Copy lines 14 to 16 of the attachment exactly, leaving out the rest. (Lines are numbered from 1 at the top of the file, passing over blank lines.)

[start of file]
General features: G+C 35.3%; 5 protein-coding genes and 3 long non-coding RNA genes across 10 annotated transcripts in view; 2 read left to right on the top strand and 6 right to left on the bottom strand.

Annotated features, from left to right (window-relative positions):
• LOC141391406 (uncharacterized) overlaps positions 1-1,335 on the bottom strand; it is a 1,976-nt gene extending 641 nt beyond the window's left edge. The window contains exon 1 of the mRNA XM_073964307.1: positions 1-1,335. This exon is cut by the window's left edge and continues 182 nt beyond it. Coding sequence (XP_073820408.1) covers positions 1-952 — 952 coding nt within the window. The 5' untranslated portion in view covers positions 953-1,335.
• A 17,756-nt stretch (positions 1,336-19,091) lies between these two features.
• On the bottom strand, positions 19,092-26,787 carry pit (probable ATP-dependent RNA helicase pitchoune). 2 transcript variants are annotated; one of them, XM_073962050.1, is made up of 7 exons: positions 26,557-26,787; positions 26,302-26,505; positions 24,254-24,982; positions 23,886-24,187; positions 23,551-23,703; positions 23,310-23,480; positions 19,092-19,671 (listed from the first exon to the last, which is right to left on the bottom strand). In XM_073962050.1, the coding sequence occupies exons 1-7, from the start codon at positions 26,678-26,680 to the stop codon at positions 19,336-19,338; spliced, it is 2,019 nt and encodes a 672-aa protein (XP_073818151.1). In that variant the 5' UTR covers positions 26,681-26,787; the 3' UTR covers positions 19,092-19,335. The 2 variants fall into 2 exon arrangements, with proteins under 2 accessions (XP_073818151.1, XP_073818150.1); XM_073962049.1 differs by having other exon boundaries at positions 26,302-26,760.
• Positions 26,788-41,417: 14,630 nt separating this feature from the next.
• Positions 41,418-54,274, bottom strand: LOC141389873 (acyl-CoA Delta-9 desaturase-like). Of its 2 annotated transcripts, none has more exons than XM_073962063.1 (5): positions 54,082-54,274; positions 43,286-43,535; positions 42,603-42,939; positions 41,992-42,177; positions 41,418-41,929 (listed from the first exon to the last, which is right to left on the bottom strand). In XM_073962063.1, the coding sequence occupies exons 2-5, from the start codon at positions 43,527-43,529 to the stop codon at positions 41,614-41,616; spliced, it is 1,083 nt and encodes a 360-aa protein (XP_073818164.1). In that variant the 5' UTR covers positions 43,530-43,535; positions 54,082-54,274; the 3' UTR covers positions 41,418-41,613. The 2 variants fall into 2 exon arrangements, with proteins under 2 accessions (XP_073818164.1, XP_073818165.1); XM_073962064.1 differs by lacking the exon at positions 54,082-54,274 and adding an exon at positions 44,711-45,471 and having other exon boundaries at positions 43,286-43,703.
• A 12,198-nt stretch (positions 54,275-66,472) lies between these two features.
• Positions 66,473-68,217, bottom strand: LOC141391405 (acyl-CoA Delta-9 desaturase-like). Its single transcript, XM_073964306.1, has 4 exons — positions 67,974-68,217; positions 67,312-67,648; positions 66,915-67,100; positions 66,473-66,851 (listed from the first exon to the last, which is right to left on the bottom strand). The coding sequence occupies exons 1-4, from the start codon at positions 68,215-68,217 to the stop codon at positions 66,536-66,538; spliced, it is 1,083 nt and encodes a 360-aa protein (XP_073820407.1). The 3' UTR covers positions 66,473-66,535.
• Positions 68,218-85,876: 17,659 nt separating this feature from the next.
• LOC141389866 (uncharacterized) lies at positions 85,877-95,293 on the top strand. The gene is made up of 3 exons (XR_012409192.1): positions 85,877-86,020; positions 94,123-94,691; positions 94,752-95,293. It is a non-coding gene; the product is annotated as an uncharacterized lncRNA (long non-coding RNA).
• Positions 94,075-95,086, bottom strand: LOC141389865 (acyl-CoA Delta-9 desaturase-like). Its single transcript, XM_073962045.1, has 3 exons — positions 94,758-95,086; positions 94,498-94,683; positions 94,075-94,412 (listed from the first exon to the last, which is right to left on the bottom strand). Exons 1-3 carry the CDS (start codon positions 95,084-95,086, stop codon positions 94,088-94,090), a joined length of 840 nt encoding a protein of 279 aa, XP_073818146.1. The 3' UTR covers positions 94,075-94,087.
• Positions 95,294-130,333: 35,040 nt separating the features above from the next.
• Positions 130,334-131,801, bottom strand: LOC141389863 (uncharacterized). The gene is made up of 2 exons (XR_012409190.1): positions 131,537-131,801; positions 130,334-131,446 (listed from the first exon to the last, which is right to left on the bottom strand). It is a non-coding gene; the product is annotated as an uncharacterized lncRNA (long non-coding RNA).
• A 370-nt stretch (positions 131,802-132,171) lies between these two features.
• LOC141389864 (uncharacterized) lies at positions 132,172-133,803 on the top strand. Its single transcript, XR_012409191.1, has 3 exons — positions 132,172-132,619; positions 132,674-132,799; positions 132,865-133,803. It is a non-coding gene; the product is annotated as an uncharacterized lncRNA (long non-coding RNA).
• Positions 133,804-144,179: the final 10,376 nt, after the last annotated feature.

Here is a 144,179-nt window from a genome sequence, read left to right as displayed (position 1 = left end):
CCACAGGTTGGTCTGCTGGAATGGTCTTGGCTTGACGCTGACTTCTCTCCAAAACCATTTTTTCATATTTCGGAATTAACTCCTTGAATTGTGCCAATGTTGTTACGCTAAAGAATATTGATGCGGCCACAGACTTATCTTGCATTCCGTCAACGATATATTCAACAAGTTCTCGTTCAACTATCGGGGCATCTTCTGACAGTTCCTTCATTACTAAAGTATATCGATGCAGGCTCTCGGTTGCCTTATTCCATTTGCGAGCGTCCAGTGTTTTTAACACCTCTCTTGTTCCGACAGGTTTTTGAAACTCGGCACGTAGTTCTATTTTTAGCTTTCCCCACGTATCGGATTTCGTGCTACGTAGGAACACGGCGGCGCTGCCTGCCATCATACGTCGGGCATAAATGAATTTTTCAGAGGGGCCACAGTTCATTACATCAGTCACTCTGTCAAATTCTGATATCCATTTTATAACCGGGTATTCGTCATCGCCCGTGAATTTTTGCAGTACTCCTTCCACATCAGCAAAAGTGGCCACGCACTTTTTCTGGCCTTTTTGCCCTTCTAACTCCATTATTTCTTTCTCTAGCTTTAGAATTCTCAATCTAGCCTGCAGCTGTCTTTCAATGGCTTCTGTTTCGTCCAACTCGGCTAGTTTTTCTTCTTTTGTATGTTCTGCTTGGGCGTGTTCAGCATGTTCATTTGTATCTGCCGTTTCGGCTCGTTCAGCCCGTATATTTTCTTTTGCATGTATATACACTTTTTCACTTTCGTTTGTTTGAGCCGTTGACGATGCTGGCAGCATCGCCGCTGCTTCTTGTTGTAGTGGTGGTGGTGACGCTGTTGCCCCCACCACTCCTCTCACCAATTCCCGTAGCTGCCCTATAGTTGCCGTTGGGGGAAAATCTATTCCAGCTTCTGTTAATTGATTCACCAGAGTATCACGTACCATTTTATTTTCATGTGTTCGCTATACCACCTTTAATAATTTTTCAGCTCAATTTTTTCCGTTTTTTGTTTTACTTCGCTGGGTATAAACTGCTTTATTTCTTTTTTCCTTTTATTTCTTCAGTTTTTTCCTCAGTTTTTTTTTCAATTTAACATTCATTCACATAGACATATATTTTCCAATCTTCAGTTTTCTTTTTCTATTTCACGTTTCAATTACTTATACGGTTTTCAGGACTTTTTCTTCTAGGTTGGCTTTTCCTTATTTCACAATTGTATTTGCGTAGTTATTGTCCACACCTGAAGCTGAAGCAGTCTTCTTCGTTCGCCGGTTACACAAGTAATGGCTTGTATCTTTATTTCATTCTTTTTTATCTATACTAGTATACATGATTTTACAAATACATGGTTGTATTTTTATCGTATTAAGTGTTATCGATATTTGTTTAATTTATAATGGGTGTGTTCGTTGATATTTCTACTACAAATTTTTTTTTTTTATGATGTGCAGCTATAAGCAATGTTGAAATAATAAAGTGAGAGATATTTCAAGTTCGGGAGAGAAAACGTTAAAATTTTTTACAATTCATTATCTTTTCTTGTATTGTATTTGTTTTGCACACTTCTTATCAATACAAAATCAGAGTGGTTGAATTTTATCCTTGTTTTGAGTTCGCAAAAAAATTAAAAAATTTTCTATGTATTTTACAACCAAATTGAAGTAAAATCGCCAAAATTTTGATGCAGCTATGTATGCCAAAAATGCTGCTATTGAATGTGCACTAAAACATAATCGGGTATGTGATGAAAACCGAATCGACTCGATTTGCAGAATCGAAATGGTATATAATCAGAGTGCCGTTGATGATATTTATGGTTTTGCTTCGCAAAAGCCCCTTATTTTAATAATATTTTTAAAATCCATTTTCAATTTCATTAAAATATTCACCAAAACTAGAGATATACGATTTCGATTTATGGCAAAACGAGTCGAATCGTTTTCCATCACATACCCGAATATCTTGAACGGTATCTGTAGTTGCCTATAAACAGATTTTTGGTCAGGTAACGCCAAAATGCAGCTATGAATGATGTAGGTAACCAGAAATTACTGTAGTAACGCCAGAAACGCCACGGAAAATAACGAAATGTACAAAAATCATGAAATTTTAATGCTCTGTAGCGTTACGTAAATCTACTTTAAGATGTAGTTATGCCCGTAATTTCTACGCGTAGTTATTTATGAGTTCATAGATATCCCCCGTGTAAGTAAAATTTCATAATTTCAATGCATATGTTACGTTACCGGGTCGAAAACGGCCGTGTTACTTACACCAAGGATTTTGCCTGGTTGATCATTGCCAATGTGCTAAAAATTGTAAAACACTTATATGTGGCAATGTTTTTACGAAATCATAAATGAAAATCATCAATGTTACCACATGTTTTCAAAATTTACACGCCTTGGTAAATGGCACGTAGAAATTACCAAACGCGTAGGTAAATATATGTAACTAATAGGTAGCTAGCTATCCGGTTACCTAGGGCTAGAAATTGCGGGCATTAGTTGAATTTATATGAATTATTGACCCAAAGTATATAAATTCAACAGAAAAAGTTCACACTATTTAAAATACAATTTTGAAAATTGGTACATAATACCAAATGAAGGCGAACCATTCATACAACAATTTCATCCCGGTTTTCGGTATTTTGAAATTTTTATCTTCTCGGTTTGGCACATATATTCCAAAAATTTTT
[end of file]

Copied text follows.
• Positions 130,334-131,801, bottom strand: LOC141389863 (uncharacterized). The gene is made up of 2 exons (XR_012409190.1): positions 131,537-131,801; positions 130,334-131,446 (listed from the first exon to the last, which is right to left on the bottom strand). It is a non-coding gene; the product is annotated as an uncharacterized lncRNA (long non-coding RNA).
• A 370-nt stretch (positions 131,802-132,171) lies between these two features.
• LOC141389864 (uncharacterized) lies at positions 132,172-133,803 on the top strand. Its single transcript, XR_012409191.1, has 3 exons — positions 132,172-132,619; positions 132,674-132,799; positions 132,865-133,803. It is a non-coding gene; the product is annotated as an uncharacterized lncRNA (long non-coding RNA).